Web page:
“I’m exactly where I want to be at Campbell,” Kolat said a year after his hiring. “The smaller setting is more comfortable to me. I can get the same results here that others get at a larger school. I understand the type of kid who wants to come to a program like this and compete at a high level. Some might see barriers here. I see a great challenge.”
He said then that he knew the program would have to crawl before it could run.
“We’re rebuilding,” he said. “Campbell’s never had an All-American before. We’re going to change that.”
Kolat and his staff turned the program around faster than anyone imagined. From 2017 to 2020, Campbell won three Southern Conference Tournament titles and two regular season conference championships. It produced 19 NCAA Championship qualifiers, 12 individual SoCon champions and 28 conference tournament medalists.
Kolat also made good on his All-American promise with Nathan Kraisser, who left UNC with Kolat in 2014 and earned All-American honors with Campbell in 2017. Kraisser earned 74 wins at Campbell after winning 59 at UNC — his 133 victories make him Campbell’s all-time winningest wrestler.
Another Kolat protegé, Noah Gonser — the 2020 Southern Conference Wrestler of the Year and a second-team All-American — said the coach’s focus on fundamentals and work ethic, in addition to his ability to find athletes who would buy into his approach, was the key for Campbell’s reversal.
“We’re a developmental program,” says Gonser, now the program’s director of operations and recruitment coordinator. “College is such a big jump from high school, and the big names coming out of high school might get lost in a big program and might not get the mat time, attention or experience they might get at a smaller program.
“I wasn’t a big name, but I got mat time. And that mat experience allowed me to grow and eventually compete against and beat those bigger names. A lot of high school wrestlers get caught up in the big school, but they’re missing the opportunity they can have at Campbell. I knew coming here that I was going to have a shot.”
In Kolat’s final year at Campbell — the COVID-shortened 2019-2020 season — his team posted an 11-2 record and won each of their last nine duals (7-0 in conference). Six wrestlers qualified for the NCAA Championship, and as a team, Campbell ranked as high as 12th in the nation by InterMat, a respected media site.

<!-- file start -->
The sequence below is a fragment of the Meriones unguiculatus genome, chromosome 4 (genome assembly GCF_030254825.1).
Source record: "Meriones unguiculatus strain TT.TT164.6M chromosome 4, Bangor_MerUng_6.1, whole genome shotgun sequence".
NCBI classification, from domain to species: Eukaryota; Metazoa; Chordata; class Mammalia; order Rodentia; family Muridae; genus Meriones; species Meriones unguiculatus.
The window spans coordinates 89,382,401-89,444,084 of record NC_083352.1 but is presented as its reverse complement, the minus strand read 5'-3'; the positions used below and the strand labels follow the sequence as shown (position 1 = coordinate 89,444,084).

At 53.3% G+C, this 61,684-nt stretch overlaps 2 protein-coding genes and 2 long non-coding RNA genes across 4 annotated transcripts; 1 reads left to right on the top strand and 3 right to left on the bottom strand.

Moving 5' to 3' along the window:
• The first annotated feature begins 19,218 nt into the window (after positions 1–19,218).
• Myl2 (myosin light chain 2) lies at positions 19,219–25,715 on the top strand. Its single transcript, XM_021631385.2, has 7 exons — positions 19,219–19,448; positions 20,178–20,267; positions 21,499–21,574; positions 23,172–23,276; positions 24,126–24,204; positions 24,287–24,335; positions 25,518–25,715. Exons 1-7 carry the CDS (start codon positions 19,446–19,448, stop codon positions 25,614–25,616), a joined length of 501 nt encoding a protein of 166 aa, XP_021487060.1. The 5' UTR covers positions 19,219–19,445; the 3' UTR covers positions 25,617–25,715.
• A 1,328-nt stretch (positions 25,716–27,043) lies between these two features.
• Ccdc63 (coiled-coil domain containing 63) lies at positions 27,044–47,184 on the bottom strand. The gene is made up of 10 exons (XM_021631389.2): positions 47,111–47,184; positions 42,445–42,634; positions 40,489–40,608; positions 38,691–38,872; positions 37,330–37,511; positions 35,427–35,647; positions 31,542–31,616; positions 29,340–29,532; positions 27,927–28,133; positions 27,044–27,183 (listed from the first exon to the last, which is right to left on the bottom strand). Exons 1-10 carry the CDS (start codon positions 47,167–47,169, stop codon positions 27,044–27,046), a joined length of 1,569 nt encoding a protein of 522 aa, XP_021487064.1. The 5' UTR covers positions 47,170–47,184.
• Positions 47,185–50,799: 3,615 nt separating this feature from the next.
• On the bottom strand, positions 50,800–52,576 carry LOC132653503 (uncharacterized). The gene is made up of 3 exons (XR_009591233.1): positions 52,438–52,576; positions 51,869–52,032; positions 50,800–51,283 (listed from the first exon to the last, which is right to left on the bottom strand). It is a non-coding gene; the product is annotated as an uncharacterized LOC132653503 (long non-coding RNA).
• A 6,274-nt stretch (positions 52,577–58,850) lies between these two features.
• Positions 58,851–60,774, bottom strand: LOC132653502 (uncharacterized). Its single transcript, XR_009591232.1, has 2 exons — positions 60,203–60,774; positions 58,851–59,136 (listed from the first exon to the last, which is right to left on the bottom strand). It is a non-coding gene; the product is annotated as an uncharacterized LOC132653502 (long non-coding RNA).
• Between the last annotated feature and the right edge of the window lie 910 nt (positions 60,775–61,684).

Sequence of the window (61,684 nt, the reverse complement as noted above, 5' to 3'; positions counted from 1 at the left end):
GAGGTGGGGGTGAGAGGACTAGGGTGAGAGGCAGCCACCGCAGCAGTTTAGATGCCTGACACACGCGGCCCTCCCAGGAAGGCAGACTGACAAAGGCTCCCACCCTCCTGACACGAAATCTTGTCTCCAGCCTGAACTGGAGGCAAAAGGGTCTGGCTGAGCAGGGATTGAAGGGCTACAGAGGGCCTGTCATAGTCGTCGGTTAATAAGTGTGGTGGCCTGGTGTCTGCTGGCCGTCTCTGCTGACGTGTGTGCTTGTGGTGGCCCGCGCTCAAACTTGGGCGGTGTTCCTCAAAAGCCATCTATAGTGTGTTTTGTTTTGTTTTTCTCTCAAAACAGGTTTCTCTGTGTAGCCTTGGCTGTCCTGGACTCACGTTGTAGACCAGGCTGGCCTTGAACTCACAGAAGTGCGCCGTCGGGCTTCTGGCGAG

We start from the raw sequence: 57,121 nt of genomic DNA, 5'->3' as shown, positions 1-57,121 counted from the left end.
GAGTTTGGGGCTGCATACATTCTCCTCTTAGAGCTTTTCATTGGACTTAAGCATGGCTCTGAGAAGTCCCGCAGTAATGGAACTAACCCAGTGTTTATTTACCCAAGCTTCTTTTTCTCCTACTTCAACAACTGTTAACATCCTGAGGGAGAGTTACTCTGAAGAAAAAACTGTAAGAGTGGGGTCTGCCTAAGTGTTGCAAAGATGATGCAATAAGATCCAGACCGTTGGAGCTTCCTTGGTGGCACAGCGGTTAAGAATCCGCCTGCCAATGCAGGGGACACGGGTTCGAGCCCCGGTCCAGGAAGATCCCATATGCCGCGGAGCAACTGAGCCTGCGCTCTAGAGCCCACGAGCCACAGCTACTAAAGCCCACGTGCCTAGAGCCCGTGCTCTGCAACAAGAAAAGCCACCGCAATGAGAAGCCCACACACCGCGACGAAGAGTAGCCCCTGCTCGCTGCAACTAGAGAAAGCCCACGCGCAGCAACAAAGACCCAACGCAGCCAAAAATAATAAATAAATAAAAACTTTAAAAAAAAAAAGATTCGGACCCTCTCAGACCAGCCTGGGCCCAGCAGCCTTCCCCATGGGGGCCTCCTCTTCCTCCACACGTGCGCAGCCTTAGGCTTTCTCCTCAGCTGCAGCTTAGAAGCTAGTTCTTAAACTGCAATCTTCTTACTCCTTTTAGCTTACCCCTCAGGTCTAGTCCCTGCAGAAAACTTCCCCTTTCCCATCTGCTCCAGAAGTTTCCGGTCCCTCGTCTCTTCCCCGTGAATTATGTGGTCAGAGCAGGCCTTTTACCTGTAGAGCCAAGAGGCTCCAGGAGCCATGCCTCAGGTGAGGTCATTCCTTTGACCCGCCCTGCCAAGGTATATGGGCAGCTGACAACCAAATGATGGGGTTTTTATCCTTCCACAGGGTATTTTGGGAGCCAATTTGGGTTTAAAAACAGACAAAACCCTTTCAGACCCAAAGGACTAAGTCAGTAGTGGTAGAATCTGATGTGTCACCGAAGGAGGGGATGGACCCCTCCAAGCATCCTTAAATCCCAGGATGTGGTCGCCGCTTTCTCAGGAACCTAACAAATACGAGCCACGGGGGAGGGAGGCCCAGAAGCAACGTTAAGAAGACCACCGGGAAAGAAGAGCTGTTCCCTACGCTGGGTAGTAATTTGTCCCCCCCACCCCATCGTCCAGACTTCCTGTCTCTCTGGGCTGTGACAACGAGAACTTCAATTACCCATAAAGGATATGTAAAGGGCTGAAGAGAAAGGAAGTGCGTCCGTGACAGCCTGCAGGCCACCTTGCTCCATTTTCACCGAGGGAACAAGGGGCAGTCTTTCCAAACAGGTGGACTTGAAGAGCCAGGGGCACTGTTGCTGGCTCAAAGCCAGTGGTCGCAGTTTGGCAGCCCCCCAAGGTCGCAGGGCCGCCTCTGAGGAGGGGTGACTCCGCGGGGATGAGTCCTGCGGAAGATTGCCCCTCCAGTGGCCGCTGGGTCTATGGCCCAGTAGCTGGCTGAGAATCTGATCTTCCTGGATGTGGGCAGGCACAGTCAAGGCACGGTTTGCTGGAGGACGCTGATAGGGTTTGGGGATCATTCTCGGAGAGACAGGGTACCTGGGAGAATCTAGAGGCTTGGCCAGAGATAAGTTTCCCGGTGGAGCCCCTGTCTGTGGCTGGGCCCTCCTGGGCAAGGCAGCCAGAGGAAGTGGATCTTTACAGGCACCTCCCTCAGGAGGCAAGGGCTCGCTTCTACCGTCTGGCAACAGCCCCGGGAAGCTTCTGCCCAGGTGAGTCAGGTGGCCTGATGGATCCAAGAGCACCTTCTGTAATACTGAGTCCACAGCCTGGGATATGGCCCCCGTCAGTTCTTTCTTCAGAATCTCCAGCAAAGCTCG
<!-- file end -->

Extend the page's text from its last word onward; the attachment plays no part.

Not surprisingly, larger schools took notice. On March 20, 2020, Kolat was hired by the Naval Academy to take over its wrestling program. In his first year at Navy, Kolat sent nine wrestlers to the NCAA Wrestling Championship — it was only the third time in school history the Academy has sent nine or more wrestlers to the sport’s biggest stage.
Navy also finished the season ranked 17th in the nation, just five spots ahead of Campbell.
Before he ever stepped foot in Buies Creek, Josh Heil was on his way to beautiful San Luis Obispo, California — 11 miles from the Pacific coast — to meet with coaches at California Polytechnic Institute and potentially sign with their program, which wrestled on the much bigger PAC-12 stage.
Heil learned when he landed that during his flight, the head coach at Cal Poly announced he was stepping down. The trip became nothing more than a nice, short beach vacation for Heil, who would choose Campbell a few weeks later.
But that turn of events at Cal Poly would have other big implications on Campbell’s program. Freshman Andrew Morgan — a California native — would transfer to Campbell and eventually become a first-team All-American in 2020, ranking as high as seventh in the nation in his weight class at one point. And two assistant coaches on the Cal Poly staff would leave for Campbell. One of them was Mike Evans, who followed Kolat to the Naval Academy in 2020.
The other was Scotti Sentes.
A four-time NCAA Championship qualifier and two-time All-American while a wrestler at Central Michigan University, Sentes played a significant role in building the program at Cal Poly, raising the team’s GPA and helping send three athletes to the NCAAs. In 2013, Sentes also initiated Cal Poly’s first outdoor wrestling match, which kicked off a nationwide trend for programs — like Campbell’s annual Orange & Black scrimmage held during Homecoming Week in the fall — to hold their own matches outdoors.
Sentes had an opportunity to coach at his alma mater after Cal Poly, but instead chose Campbell, because like Heil, he was intrigued by Kolat’s vision.
“He had just finished a 3-13 season, so, you know, this wasn’t going to be a sure thing,” Sentes recalls. “But I came down here and listened to his plan, and what I liked about Coach Kolat was he was very honest about everything. He knew the shortcomings, he knew what had to be fixed, he knew how hard it was going to be, and he set forth a timeline to get everything done. I just appreciated the honesty … when you know what the issues are, it’s a little easier to attack it the right way.”
Hired as the assistant head coach, Sentes was promoted to associate head coach in 2018, and when Kolat announced his departure for Navy in 2020, Sentes was named head coach at Campbell less than a week later. In the announcement, Athletic Director Omar Banks stressed the culture Sentes helped build over the previous five years — “He presented and articulated a vision for the future of the program, which let us know we had our coach.”
Some expected a drop off in 2021. They received the opposite.
Campbell sent a record seven Camels to the NCAA Championships in St. Louis this year after winning its third straight Southern Conference regular season and tournament title. Sentes was named national Rookie Head Coach of the Year by Amateur Wrestling News and also earned Southern Conference Coach of the Year.